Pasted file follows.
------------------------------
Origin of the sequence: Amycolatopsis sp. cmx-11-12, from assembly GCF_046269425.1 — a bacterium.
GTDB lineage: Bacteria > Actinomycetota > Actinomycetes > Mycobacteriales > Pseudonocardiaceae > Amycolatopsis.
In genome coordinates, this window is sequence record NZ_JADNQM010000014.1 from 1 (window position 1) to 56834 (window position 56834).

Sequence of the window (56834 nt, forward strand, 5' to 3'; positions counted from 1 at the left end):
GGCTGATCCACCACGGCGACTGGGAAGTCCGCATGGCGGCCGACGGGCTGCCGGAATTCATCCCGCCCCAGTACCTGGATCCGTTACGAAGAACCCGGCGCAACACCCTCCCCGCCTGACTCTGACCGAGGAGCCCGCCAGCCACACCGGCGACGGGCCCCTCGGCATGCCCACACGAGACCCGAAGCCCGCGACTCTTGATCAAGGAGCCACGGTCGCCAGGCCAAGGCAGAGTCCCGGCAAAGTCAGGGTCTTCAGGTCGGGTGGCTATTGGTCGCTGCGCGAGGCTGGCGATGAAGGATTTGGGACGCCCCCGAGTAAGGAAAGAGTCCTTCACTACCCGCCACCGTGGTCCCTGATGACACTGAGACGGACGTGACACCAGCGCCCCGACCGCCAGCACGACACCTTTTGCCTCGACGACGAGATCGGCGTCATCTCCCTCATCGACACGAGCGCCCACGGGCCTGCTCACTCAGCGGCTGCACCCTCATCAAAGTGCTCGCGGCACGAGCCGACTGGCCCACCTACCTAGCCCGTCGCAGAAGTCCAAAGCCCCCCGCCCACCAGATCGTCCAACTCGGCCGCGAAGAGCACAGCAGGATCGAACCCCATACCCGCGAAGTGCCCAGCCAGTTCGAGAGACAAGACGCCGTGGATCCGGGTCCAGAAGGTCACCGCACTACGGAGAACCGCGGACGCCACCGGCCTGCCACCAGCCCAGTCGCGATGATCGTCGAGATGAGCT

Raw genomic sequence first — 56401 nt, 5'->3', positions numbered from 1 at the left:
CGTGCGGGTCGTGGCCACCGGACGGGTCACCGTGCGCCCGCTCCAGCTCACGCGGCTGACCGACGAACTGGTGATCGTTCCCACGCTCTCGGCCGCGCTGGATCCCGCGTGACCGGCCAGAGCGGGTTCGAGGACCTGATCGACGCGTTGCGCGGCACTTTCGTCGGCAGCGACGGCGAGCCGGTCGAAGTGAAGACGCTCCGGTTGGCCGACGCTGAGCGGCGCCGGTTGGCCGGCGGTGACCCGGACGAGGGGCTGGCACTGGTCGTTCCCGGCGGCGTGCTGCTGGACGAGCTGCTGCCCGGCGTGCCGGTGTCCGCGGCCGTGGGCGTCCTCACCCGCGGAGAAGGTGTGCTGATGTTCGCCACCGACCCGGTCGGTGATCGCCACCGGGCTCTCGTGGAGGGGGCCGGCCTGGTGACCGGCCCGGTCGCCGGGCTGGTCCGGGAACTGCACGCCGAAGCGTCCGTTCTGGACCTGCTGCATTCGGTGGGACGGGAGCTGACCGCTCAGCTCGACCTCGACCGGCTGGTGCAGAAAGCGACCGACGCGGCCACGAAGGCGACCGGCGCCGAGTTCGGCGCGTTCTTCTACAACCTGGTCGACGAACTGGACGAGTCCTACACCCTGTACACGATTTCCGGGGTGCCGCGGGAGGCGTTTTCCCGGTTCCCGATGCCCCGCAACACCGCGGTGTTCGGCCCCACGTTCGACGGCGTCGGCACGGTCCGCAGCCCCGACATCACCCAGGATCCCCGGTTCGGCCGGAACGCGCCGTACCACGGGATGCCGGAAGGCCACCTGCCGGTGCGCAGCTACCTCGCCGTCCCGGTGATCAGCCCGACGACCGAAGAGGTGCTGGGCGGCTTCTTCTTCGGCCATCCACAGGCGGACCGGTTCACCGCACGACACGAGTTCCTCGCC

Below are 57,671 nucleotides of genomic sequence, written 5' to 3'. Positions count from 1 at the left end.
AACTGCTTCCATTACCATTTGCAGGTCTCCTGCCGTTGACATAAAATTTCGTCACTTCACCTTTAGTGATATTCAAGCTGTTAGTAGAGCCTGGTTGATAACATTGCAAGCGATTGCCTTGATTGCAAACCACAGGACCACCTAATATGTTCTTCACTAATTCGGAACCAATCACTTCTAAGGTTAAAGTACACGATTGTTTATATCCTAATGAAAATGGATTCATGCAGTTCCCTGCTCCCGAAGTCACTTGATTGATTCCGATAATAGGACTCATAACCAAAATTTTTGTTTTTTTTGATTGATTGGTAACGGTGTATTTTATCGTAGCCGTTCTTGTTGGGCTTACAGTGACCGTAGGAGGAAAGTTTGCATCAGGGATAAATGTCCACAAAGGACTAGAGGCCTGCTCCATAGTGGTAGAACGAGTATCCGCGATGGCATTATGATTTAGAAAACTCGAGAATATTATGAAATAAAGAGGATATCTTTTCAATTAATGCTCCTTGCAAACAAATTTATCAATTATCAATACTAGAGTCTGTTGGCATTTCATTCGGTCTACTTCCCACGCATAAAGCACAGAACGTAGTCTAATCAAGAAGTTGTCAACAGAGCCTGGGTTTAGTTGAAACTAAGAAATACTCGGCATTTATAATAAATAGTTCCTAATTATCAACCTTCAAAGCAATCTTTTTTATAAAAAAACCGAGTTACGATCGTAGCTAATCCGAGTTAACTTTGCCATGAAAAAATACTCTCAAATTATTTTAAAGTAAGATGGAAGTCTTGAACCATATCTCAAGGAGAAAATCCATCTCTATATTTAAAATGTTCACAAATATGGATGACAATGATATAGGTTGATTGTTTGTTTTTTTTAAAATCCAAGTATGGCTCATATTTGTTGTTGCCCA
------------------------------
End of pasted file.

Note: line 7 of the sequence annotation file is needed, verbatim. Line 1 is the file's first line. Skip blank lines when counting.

CGTGCGGGTCGTGGCCACCGGACGGGTCACCGTGCGCCCGCTCCAGCTCACGCGGCTGACCGACGAACTGGTGATCGTTCCCACGCTCTCGGCCGCGCTGGATCCCGCGTGACCGGCCAGAGCGGGTTCGAGGACCTGATCGACGCGTTGCGCGGCACTTTCGTCGGCAGCGACGGCGAGCCGGTCGAAGTGAAGACGCTCCGGTTGGCCGACGCTGAGCGGCGCCGGTTGGCCGGCGGTGACCCGGACGAGGGGCTGGCACTGGTCGTTCCCGGCGGCGTGCTGCTGGACGAGCTGCTGCCCGGCGTGCCGGTGTCCGCGGCCGTGGGCGTCCTCACCCGCGGAGAAGGTGTGCTGATGTTCGCCACCGACCCGGTCGGTGATCGCCACCGGGCTCTCGTGGAGGGGGCCGGCCTGGTGACCGGCCCGGTCGCCGGGCTGGTCCGGGAACTGCACGCCGAAGCGTCCGTTCTGGACCTGCTGCATTCGGTGGGACGGGAGCTGACCGCTCAGCTCGACCTCGACCGGCTGGTGCAGAAAGCGACCGACGCGGCCACGAAGGCGACCGGCGCCGAGTTCGGCGCGTTCTTCTACAACCTGGTCGACGAACTGGACGAGTCCTACACCCTGTACACGATTTCCGGGGTGCCGCGGGAGGCGTTTTCCCGGTTCCCGATGCCCCGCAACACCGCGGTGTTCGGCCCCACGTTCGACGGCGTCGGCACGGTCCGCAGCCCCGACATCACCCAGGATCCCCGGTTCGGCCGGAACGCGCCGTACCACGGGATGCCGGAAGGCCACCTGCCGGTGCGCAGCTACCTCGCCGTCCCGGTGATCAGCCCGACGACCGAAGAGGTGCTGGGCGGCTTCTTCTTCGGCCATCCACAGGCGGACCGGTTCACCGCACGACACGAGTTCCTCGCC